Food and restaurant analysts are already placing their bets for next year’s top restaurant trends, including automatons in the kitchen, mini dishes, pricier drinks and something called “bar snackification.”
Step one, though, is going casual.
Categories including pizza, fish, Greek and Asian are all going the Panera route, delivering faster service than high-end restaurants but better ingredients and a more premium vibe than fast-food.
Customizable sushi joints, easy Indian wraps and other options allow Americans to sample ethnic foods and new takes on once-boring standbys with minimal fuss and intimidation.
“Consumers are trading down like crazy … leaping from full-service restaurants directly to fast-casual formats,” according to New York food and restaurant consulting company Baum+Whiteman. “Everyone wants to be the next Chipotle.”
That includes Chipotle itself, apparently. The company is expanding its Asian concept ShopHouse out of Washington, D.C., and into Southern California next year.
And “old fogey chains” are trying to catch up to the likes of Smashburger and Five Guys Burgers and Fries, according to B+W. Hence the fast-casual offshoots Burger Works from Red Robin, Jr’s Burger Grill from Johnny Rockets, IHOP Express and Denny’s Cafe.
Fast food, meanwhile, is adjusting up, offering gourmet options such as burgers gilded with pineapple, fancier sauces and more customization for consumers, according to B+W.
Other strong winds are also gusting in the food space.
Eateries across the board continue to worship at the altar of fancy language, adorning their menus with terms such as “hand-battered,” “artisan,” “premium,” “natural” and “organic” – while opening themselves up to more legal battles over what such expressions actually entail, according to B+W.
And as Americans become increasingly a culture of grazers, snacking around the clock at the booming numbers of street food stands and food trucks, so-called munchies are popping up everywhere.
“Tapas, mezze and upscale bar bites in full-service restaurants are matched by flavorful novelties in limited-service restaurants, from Spicy Chicken McBites at McDonald’s and Chicken Littles at KFC to mini corn dogs at Jack in the Box and cheesecake bites at Sonic,” according to predictions from research group Technomic.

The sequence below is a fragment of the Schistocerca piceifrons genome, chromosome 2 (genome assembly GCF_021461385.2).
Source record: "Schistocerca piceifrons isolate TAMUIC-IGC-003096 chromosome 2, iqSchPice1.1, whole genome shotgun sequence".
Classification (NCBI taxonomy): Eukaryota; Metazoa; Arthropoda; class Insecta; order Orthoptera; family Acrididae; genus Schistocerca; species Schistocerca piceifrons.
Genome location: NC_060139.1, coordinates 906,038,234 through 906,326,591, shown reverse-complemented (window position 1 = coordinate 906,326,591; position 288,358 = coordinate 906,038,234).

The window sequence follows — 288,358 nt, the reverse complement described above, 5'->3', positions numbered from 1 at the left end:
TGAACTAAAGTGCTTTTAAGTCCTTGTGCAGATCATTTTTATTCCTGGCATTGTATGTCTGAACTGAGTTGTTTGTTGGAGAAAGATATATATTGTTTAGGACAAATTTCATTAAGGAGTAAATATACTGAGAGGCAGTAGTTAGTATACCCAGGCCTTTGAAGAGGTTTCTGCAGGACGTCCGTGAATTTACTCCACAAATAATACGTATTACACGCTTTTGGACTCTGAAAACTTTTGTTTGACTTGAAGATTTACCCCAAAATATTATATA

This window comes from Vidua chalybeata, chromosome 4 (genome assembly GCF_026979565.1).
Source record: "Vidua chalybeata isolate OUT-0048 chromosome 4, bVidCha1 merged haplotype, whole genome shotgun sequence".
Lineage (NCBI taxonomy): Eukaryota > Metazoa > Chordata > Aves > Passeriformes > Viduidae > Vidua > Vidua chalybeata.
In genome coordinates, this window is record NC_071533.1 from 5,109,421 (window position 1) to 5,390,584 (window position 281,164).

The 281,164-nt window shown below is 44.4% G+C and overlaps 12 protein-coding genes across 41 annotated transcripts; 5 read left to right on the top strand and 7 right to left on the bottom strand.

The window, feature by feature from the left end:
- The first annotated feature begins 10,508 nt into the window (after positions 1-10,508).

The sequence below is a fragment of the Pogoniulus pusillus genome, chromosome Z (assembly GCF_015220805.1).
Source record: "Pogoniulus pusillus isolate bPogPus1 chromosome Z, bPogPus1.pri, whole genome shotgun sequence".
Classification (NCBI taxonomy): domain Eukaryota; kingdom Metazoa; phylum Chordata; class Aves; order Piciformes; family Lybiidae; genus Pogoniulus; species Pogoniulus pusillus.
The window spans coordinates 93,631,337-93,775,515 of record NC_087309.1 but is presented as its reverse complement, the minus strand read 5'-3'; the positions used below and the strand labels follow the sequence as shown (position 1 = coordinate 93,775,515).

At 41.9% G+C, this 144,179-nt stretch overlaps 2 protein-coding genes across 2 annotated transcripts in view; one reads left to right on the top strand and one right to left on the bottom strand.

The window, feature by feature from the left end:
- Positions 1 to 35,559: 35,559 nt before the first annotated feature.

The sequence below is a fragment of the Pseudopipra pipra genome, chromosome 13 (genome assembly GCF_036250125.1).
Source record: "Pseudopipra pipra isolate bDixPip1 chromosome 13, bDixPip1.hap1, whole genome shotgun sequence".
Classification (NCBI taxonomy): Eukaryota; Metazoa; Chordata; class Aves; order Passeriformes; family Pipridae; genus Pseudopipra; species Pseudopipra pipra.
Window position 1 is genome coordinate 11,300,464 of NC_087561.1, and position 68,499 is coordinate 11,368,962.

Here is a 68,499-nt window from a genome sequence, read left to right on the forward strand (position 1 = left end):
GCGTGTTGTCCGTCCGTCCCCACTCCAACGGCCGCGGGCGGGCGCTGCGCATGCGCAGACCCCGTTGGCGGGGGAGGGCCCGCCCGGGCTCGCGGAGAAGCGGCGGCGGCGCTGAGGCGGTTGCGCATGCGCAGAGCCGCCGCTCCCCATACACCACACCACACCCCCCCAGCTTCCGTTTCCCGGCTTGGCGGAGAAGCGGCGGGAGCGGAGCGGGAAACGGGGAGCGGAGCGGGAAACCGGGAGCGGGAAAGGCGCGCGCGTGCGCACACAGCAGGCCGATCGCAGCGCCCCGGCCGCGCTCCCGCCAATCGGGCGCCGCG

Also coming of age in the era of grab-and-go dining? Robots, such as the ordering kiosks at some McDonald’s, vending machines that dispense fresh pizza, the cupcake-dispensing “ATM” at Sprinkles in Beverly Hills and JambaGo machines that churn out Jamba Juice smoothies, Slurpee-style, according to B+W.
In the sit-down dining arena, boosting interaction is key to getting patrons more invested in the dining process, according to Andrew Freeman & Co.
Eateries will start opening up, eliminating walls and other barriers between the front and back of the house, opening up kitchens and ditching hostess desks, even sending chefs out to tables to deliver food, according to the San Francisco-based hospitality and restaurant consulting firm’s sixth annual forecast
More establishments will set up dining counters, where customers can watch and converse with chefs while they eat. And owners of fine dining spots are launching fast casual concepts -- see Hi Lo BBQ from the team behind the more upscale Hog & Rocks and Maverick restaurants in San Francisco.
A few, such as Barbacco Casa in San Francisco, are offering gourmet meals for patrons to take home and prepare themselves.
Baum+Whiteman points out a similar craze, which it calls “bar snackification.” In the spirit of taking things less seriously, attention is refocusing away from formal white-tablecloth dining to the sexier bar space.
That’s where many new flavors will be debuting, according to the consultants. Ambitious bartenders are using farmers market ingredients and exotic elements such as yuzu bitters and cardamom to create artisan cocktails, such as “sangria variations no one’s heard of in Spain,” according to B+W.
Unfortunately, that also means bar inflation will soar, with many drinks passing $15 a pop, $12 wines-by-the-glass being poured from $10 bottles and local craft beers being poured into 12-ounce glasses instead of the standard 16-ounce servings.
But the beverage obsession won’t stop there. Between the ban on large sugary drinks in New York and growing interest in products that are deemed fresh and healthful, “consumers are abandoning colas in droves,” according to B+W.
That has McDonald’s, Dunkin’ Donuts and Starbucks -- which B+W refers to as “the three big gorillas” -- scrambling for new drink options.
Starbucks this year alone has launched fruit-flavored energy drinks called Refreshers, launched bars serving cold-pressed Evolution Fresh juices, opened Tazo Tea outlets and spent $620 million buying mall tea purveyor Teavana.
Other chains are jumping in too, including Taco Bell with its mimosa-like Mountain Dew and Tropicana concoction Mtn Dew A.M. And homemade sodas, hard ciders, fruit-topped drinks and local brews will also contribute to the beverage evolution, according to Technomic.
Other restaurant trends surging down the pipeline?
- Gluten-free menus, which will give rise to more dishes such as polenta and bulgur using healthful-seeming grains such as quinoa, amaranth, millet and buckwheat.
- Better noise control (sound-absorbing artwork, anyone?)
- Standalone shops -- such as Chobani yogurt bars and a Smithfield Foods pork restaurant -- from companies that traditionally supply foods directly to supermarkets.
ALSO:Copyright © 2014, Los Angeles Times